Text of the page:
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Post-Grad Tips for Job Hunting in a New City

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Graduating from college is a huge accomplishment. Pat yourself on the back, enjoy some downtime with friends, and maybe even take a trip somewhere to clear your head, because soon enough, you’ll have to face the next chapter of your post-grad life: finding a job.

Research shows it takes the average college grad anywhere from three to six months to land a job. And depending on where you went to school and where you plan to live after graduation, most newly minted graduates find themselves searching for jobs in a new city — making an already daunting task even more challenging.

To improve your odds of landing your dream job — and to help you relocate with confidence — use these post-grad tips to help you hit the ground running with your job hunt in a new city.

Start job hunting remotely

If you know the city you’d like to move to after graduation, your first step is to start searching for job opportunities remotely. The key to successfully doing this is to create a digital presence that lets recruiters know your intentions, experiences, goals, and career aspirations.

Today’s job market is extremely competitive. Use these tips to help you make an impact right off the bat:

1. Update your resume to the city you’re searching in

You want your potential employers to know you reside (or plan to reside) in the city they’re in, so updating your resume to the city you plan to relocate to is an important step.

Make the change on your printed resumes, but also on any online job profiles you have. When recruiters search for eligible candidates in your new city, your name has a chance of popping up.

2. Set your LinkedIn location to that city

The latest LinkedIn statistics show over 51% of all U.S. college graduates use the platform for networking and job-searching. Additionally, there are over 100 million job applications on LinkedIn every month, and more than 90% of recruiters use LinkedIn regularly. So updating your location on your LinkedIn profile is a top priority.

Gaining visibility where you plan to live is the ultimate goal. To accomplish this, start by updating your LinkedIn profile to match your new location. Then start connecting with industry contacts in that city.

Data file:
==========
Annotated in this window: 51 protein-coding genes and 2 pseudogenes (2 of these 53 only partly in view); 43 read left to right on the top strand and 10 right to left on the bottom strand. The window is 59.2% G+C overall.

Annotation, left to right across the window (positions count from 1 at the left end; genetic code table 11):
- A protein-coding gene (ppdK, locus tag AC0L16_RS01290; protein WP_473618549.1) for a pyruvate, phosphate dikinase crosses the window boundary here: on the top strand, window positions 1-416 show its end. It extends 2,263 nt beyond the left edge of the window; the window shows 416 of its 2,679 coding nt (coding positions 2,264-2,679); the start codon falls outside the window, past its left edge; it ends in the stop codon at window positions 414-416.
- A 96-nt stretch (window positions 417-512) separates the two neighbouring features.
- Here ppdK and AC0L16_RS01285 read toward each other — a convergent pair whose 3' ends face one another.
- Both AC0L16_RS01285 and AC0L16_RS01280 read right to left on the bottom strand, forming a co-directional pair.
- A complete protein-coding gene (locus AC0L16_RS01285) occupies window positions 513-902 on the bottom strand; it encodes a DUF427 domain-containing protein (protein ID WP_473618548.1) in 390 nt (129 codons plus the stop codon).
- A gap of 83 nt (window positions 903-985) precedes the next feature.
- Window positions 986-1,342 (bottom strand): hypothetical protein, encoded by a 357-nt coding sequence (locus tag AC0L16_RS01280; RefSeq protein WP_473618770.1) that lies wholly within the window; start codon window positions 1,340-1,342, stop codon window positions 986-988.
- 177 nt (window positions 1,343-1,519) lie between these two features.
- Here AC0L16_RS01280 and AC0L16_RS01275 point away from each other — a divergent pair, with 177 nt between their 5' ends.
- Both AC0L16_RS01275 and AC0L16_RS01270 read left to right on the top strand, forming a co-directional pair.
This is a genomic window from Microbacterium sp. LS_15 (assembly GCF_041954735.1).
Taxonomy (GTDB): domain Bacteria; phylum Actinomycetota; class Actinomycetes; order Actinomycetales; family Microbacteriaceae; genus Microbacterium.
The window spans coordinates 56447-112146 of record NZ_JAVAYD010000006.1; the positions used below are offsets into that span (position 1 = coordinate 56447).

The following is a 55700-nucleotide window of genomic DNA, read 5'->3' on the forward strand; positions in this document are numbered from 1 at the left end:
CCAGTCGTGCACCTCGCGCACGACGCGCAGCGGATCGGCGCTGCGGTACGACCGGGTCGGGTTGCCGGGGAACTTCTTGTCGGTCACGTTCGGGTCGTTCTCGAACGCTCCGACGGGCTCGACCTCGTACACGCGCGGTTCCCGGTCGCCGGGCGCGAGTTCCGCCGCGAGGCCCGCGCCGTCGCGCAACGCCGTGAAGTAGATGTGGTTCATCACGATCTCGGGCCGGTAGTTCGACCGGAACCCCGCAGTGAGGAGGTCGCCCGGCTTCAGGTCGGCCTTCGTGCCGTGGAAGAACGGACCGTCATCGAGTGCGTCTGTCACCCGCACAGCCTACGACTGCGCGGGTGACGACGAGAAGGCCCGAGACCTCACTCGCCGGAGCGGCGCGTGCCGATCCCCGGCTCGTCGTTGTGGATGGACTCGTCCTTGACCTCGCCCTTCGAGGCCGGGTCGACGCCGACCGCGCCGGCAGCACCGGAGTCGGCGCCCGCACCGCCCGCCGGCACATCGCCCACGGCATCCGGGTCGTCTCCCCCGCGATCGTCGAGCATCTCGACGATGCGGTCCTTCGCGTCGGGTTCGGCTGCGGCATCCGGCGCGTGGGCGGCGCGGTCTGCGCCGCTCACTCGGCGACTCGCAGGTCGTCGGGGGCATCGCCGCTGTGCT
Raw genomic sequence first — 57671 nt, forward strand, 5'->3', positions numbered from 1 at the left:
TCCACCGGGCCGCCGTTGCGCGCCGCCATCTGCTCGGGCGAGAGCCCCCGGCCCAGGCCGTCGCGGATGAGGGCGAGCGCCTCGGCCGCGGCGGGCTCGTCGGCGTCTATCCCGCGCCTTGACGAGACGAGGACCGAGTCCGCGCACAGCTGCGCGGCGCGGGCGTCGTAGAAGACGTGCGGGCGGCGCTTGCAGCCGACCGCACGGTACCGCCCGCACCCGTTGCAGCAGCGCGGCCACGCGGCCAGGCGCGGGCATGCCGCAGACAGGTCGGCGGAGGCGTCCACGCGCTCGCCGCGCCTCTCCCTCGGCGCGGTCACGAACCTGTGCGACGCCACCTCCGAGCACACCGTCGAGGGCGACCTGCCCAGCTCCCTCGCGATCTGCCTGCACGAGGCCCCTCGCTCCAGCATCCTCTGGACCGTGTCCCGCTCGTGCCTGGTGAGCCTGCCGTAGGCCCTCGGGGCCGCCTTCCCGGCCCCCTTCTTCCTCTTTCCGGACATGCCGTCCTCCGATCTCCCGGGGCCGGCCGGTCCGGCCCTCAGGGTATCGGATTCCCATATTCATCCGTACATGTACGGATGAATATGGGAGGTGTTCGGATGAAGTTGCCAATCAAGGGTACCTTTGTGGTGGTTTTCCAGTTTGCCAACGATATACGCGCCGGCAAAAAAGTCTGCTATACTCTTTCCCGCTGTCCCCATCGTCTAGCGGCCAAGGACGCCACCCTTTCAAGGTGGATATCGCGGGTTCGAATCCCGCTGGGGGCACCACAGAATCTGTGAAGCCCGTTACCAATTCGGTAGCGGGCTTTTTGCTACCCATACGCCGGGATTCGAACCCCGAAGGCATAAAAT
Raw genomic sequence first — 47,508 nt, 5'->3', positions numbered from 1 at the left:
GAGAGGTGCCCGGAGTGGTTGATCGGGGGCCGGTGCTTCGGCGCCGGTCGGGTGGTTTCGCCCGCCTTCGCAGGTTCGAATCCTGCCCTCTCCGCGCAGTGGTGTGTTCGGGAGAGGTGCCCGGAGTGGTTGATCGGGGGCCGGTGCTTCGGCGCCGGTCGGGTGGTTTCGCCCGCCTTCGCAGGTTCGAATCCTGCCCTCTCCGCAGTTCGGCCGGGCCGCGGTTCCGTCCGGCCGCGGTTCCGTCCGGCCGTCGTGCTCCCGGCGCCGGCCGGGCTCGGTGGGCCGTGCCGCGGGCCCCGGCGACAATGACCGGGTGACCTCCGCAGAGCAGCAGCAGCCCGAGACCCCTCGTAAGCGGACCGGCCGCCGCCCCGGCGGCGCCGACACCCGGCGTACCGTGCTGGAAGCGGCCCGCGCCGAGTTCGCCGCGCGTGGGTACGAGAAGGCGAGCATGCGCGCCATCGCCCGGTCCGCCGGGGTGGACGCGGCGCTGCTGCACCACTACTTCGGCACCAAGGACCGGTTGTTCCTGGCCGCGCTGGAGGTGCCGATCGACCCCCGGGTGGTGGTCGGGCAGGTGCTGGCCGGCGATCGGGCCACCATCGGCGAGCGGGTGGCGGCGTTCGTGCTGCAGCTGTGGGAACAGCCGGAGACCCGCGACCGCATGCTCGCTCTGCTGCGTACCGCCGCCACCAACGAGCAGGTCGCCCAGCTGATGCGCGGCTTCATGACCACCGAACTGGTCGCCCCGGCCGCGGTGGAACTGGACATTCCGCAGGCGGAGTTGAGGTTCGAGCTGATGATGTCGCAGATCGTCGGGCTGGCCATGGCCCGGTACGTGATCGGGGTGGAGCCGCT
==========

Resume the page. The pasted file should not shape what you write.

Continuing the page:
3. Make yourself available on multiple job websites

It’s important to create profiles on all of the top job search websites, so you can extend the reach of your resume and expand your pool of active job opportunities in your field. Start by creating or updating your professional profile on:

Google for Jobs is also a resource worth mentioning, as it pulls job listings from a variety of sources — offering an aggregated list of opportunities from around the web.

Overall, the wider you cast your net, the greater the possibility of finding a career you love in your new city.

4. Connect with recruiters in your city that specialize in your field

After you get your profiles up and running, connect with industry recruiters in your city.

For example, if you’re searching for jobs on LinkedIn, at the top of the homepage (after you log in), click on the tab that says “Me” and use the drop-down menu to view your profile. On your profile page, there’s a box under your name and location that asks if you’re open to recruiters. Toggle this option on your profile to allow job recruiters to view your credentials and to connect with you about open job opportunities.

The goal is to engage with recruiters who have a firm understanding of the positions available in your prospective city. Start by researching the recruiting agencies that have the greatest impact in your city. Browse connections on LinkedIn to see what agencies may be a good fit, reach out to connections you’ve already made, and ask for recommendations on recruiters. You can even reach out to a recruiter or agency on Twitter to get their attention instantly.

In most cases, recruiters show what locations they operate in, but if one reaches out to you, never hesitate to ask them where they are and what their track record is like for finding gainful employment for candidates.

5. Don’t forget to network online

Online networking is essential for remote job searching. When you find a job that interests you, check your LinkedIn connections, your Facebook friends, your Twitter followers — every online network you have. If you know someone who works there or has any sort of connection there, reach out and ask that person to help get a conversation started or your resume into the hands of the right person.

Take time to discover what other professionals in your industry are doing with their careers, too. Follow discussions on LinkedIn, share interesting articles, and engage with other professionals in that space. You can even wish people a “happy birthday” or give them a “thumbs up” on their latest work anniversary.

The idea is to develop a sense of community with your peers in your target industry and location. Digital networking allows you to build relationships online that could lead to a valuable connection down the line.

In addition to joining conversations on LinkedIn, sign up for Facebook groups related to your industry, follow brands and companies on Instagram, or connect with people on Twitter who have similar career goals as yours.

Moving before you get the job offer

If you end up moving to a new city right after graduation — before you’ve landed a job — here are some helpful tips to consider.

1. Make sure you budget accordingly